The same storm set on disrupting flights at the major hubs of Atlanta, Dallas and Charlotte, N.C., in the South will take a tour of the Northeast before Valentine's Day. Airports from Washington, D.C., to Baltimore, Philadelphia, New York City and Boston will experience trouble with this storm.
A swath of heavy snow is projected by AccuWeather.com to reach from portions of western and central Virginia, the West Virginia mountains and northern Maryland to southeastern and central Pennsylvania, northern New Jersey, southeastern New York and central New England.
This includes the I-81 corridor in Virginia, Maryland and part of Pennsylvania, as well as I-77 inNorth Carolina and Virginia and I-87 in New York.
The storm will start as accumulating snow throughout the I-95 corridor and most coastal areas in the Northeast.
According to Chief Meteorologist Elliot Abrams, "While some rain can mix in along some of the I-95 cities, this will be a major storm throughout the corridor with enough snow to make for slippery roads and difficult travel.
The system will track in such a way that part of the I-95 corridor will experience a change from snow to rain or to a mix of rain and snow. Such a scenario would result in added weight to the snow. The weight and increasing winds near the coast could bring down trees and power lines.
Inland from the coast, where the precipitation falls as all snow, the storm will garner enough wind to cause blowing and drifting snow at the height of and in the immediate wake of the storm.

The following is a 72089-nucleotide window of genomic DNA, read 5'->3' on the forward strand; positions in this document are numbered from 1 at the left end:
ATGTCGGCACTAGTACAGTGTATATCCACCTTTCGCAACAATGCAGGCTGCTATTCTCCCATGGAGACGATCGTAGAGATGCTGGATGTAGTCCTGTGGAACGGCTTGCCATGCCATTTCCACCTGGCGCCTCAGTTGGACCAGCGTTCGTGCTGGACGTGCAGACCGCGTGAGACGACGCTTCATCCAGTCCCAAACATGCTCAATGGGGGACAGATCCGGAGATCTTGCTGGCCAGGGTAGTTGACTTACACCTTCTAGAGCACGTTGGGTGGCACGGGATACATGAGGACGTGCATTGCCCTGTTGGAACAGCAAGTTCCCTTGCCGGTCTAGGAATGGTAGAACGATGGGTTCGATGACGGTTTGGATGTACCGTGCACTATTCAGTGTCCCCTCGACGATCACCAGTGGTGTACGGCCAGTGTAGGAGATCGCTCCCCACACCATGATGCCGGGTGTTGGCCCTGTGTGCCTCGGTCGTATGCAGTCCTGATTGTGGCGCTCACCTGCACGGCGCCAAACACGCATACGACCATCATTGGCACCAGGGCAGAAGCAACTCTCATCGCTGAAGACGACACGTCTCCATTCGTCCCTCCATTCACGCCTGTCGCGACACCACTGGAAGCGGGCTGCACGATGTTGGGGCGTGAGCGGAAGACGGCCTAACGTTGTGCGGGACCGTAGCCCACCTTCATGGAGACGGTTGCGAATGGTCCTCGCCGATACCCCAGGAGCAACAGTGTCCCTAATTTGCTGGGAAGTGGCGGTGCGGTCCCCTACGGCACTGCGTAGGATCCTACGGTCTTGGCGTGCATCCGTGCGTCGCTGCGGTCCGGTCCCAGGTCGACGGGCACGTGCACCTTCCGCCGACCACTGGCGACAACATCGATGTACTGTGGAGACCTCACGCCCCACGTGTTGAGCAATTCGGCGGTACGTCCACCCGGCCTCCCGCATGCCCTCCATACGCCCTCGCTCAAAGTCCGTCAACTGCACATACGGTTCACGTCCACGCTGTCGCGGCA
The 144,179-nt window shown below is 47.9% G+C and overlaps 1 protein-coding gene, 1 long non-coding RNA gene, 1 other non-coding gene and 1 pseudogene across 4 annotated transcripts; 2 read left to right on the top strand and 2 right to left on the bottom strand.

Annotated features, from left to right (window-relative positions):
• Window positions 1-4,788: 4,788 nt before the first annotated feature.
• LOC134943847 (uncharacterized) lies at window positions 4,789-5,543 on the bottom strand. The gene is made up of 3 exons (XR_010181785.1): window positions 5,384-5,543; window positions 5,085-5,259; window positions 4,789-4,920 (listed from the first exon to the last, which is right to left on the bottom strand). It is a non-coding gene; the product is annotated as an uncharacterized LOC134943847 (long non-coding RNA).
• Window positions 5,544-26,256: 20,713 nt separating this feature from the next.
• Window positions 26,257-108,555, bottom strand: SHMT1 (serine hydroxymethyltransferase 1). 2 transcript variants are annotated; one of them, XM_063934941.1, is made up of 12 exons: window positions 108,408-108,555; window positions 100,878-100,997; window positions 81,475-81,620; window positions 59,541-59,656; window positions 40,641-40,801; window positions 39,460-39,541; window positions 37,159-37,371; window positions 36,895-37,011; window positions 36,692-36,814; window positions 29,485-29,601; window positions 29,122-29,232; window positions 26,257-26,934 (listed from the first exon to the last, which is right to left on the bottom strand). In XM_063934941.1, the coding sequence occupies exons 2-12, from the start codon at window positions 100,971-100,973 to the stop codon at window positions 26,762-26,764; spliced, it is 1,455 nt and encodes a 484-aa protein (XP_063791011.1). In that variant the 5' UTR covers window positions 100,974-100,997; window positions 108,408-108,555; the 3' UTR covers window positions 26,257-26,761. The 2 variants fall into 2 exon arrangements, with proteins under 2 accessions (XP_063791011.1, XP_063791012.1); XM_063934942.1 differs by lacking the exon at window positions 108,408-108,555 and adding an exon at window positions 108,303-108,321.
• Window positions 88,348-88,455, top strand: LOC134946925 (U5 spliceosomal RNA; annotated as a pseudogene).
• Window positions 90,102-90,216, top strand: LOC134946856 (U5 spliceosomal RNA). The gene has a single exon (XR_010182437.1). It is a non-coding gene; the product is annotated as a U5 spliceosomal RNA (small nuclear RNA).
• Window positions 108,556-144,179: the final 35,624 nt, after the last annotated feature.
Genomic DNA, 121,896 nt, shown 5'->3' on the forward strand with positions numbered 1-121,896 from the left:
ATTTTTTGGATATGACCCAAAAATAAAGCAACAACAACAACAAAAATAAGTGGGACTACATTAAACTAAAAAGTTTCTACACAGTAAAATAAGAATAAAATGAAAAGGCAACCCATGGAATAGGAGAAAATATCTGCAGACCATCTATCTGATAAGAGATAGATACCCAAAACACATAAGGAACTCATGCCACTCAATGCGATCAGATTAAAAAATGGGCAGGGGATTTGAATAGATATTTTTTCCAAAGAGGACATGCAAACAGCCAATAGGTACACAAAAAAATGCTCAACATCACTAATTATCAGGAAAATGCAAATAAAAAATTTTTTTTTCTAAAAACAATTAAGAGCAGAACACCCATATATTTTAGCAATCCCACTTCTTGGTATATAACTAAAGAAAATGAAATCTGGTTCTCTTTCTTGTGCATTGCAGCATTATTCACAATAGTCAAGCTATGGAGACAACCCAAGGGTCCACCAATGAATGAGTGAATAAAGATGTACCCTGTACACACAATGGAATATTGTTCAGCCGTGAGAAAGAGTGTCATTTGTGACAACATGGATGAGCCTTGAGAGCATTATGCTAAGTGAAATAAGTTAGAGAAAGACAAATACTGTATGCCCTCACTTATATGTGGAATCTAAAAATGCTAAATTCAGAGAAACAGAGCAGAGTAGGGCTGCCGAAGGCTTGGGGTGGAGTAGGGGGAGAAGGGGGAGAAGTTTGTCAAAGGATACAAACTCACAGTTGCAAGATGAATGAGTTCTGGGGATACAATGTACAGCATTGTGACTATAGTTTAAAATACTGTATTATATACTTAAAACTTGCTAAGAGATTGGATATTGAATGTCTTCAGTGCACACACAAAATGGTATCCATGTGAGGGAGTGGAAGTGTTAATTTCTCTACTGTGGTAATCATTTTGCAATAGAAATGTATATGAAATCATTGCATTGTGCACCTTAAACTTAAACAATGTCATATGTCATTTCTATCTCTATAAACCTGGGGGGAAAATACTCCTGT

According to Senior Meteorologist Henry Margusity, "In some areas from parts of Virginia, northeastward to New England, it may seem like a blizzard at times."
The storm is not likely to spare coastal areas, I-95 cities and their northern and western suburbs from heavy precipitation.
Folks from the Atlantic coast up to the Appalachians of the mid-Atlantic and New England should prepare for a classic nor'easter.
As the storm strengthens Thursday into Thursday night, enough onshore wind may be generated to cause minor flooding at times of high tide from New Jersey to Maine. The highest astronomical tides typically occur a day or so before the full moon, which happens to be on Friday, Valentine's Day. Water levels are likely to run 1 to 2 feet above published levels.
Prior to the arrival of the southern storm, most of the Northeast will be free of accumulating snow and will remain quite cold through the day Wednesday.
As of Tuesday midday, PECO was reporting that approximately 2,100 utility customers were still without power in the wake of the ice storm that hit southeastern Pennsylvania on Feb. 5, 2013.
There is the possibility of the power being knocked out in some of the same communities that were hit a week earlier.
For folks looking for a break in the cold, wintry pattern, a change to milder, less stormy weather is possible beginning around Feb. 17 or 18.
However, cold weather and storms may once again fight back toward the end of the month.